Work teaches lots of valuable lessons, but if the lesson comes from a workplace injury, its price is too high.


Maine construction subcontractor law gets an emergency update

Mike_2749 Posted by Michael Bourque

If you attempt to closely follow the laws around subcontractors and workers' compensation, you have been busy. This is an active area in nearly every state in country. It's confusing to some and confounding to many, but it's important. If you misjudge whether or not your relationship with subcontractors actually makes them your employees for purposes of workers' compensation, you can end up paying premium you didn't expect to pay. If your work is closely tied to competitive-bid contracts, this can be a significant problem that won't show up until it's too late to recover your costs.

As we insure nearly 20,000 employers in Maine, we watch these laws closely, and provide input to our elected representatives and regulators where appropriate. Last January, a new law in Maine came into effect regarding subcontractors in the construction industry. In an attempt to close loopholes and the make a level playing field, the new law created a new 12-part test to determine whether a subcontractor should be treated by their general contractor as an employee for purposes of workers' compensation. While the test itself appears to based on good policy, the administration of the new law for those who want to prove that they meet the test (and therefore are not considered the general contractor's employees) was unwieldy and bureaucratic. Not surprisingly, in difficult economic times, it became clear that an unintended hurdle had been placed before the entire industry.

And so, the Legislature asked a group of contractors representatives as well as representatives from the Maine Workers' Compensation Board and from MEMIC, to weigh in with a solution to this problem. The result (LD 1815) was signed into law last week by Governor John Baldacci. As emergency legislation, it took effect immediately.

The new law makes it possible for subcontractors to get "predetermined" by the Maine Workers' Compensation Board to be independent (not employees) under the new law. This predetermination, once approved, would be portable for the subcontractor to use as evidence with the many general contractors with whom the sub may work. It will also be valid for one year, provided the nature of their work and their contractual relationships do not change. The change means that the Maine Workers' Compensation Board can (and now has) provide a form that is considerably less intrusive (the old form asked for three years of tax returns as well as a list of customers).

If you work in the construction industry in Maine, you should keep your eye on this issue.  Whether you're a general contractor or a subcontractor, make sure you know where you stand.  Your insurance agent is a good resource for you. Most insurers will ask that you provide copies of approved predeterminations or certificates of workers' compensation insurance for any of your subcontractors.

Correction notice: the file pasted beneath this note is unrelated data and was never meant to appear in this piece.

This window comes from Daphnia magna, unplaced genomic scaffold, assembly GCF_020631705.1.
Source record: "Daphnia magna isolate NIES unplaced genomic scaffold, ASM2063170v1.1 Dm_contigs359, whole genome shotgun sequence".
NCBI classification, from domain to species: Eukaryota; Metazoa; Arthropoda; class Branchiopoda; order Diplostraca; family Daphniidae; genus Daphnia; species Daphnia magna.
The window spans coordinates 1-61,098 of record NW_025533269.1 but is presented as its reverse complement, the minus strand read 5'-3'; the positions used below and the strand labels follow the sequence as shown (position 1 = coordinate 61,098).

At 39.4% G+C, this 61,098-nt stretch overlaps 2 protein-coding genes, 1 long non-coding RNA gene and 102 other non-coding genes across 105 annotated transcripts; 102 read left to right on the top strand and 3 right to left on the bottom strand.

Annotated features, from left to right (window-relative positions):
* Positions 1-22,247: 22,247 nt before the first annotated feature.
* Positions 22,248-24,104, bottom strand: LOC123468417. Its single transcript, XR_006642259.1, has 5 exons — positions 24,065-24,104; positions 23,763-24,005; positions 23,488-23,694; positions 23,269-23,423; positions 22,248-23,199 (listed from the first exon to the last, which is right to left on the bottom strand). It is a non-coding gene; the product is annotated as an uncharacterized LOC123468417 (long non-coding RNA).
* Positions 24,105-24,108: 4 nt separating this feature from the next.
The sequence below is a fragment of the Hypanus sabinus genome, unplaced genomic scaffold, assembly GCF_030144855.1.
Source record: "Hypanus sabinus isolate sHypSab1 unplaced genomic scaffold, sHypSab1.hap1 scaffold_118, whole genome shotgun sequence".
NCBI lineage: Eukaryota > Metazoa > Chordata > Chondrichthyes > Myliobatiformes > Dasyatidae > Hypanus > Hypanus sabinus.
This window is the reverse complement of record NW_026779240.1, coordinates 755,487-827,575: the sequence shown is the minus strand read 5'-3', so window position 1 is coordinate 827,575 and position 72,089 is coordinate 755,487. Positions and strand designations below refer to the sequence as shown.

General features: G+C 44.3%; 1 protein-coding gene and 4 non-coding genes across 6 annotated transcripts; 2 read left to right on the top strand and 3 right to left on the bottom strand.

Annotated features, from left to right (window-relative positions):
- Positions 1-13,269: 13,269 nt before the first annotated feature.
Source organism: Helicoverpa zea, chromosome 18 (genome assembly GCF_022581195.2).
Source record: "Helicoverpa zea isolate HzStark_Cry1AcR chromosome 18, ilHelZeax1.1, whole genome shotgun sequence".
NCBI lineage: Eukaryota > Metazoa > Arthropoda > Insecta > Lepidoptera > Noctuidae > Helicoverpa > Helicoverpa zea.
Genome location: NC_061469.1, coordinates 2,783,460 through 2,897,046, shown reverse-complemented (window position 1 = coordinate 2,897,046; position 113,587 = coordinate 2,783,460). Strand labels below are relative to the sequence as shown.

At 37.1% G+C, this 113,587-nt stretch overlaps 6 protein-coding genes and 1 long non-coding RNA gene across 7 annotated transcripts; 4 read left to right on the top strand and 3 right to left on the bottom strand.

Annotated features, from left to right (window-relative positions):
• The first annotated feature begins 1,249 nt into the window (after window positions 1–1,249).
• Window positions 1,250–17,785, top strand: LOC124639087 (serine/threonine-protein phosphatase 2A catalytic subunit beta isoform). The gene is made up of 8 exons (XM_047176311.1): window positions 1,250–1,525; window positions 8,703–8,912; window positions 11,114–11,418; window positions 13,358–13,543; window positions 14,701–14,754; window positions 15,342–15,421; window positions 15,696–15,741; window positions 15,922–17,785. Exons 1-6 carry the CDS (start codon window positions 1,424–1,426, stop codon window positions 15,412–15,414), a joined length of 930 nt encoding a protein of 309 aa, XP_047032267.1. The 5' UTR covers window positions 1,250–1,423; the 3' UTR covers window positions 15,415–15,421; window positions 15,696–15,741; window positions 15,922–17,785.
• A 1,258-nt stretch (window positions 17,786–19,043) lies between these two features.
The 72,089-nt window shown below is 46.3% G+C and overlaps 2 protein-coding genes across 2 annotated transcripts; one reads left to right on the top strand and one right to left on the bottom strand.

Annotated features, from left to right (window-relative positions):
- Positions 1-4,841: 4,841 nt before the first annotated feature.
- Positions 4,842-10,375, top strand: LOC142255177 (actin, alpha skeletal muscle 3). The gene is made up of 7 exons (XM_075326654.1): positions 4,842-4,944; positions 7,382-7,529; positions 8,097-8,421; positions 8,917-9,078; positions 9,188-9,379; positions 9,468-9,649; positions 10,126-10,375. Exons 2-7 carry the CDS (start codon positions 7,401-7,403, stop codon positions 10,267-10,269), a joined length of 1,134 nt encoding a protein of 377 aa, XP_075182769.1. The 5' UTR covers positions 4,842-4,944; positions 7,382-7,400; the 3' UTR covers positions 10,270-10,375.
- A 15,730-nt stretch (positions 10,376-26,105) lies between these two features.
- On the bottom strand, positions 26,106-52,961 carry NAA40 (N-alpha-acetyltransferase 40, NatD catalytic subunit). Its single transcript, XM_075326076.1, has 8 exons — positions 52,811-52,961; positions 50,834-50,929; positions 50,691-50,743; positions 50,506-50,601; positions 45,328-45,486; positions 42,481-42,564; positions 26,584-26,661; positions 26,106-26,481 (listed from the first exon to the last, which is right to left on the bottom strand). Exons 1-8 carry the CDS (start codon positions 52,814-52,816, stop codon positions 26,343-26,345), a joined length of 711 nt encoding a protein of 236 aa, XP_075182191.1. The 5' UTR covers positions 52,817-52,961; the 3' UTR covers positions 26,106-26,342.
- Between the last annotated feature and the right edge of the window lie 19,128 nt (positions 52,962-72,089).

To read more about the new law enacted in January, you can got to MEMIC's alert on the issue.  It was mailed in December and has recently been updated.


Can GPS enhance Fleet Safety?

Klatt Randy  Posted by Randy Klatt

Technology is everywhere in the 21st century.  This includes Global Positioning Systems (GPS) that are now compact, affordable, and easy to use.  If you operate a fleet of vehicles it might be time to look at GPS for a lot of reasons, not the least of which is safety.

Workers are more likely to die on the job from auto crashes than any other occupational hazard.  There are many steps that can be taken to improve the safety of a fleet operation including the review of driver’s motor vehicle records, requiring documented vehicle inspections, conducting recurring driver training, and employing DOT physicals.  However, employers cannot control the conditions in which employees are driving, or be with them at all times to ensure they are obeying traffic rules or following company policies.  Here is where GPS offers some help.

You can now actually know if your vehicles are exceeding speed parameters you have set.  You can instantly see where all your trucks, vans, or cars are located and their current speeds.  Dispatching, schedule changes, and responding to emergencies all becomes easier and more efficient.  Determining an ETA (estimated time of arrival) is no longer a guess; customers will appreciate this accurate information.  More efficient responses will also mean less temptation for drivers to exceed speed limits, especially since they know their movements can be seen.  For those who have hours-of-service restrictions, GPS can be used to ensure accurate reporting and log keeping.   

GPS can be used to run an operation both more efficiently and with a greater degree of safety.  Maintenance costs can be reduced as vehicles are actually being driven with more care.  This allows companies to make disciplinary decisions when necessary and reward those drivers who are doing the right thing.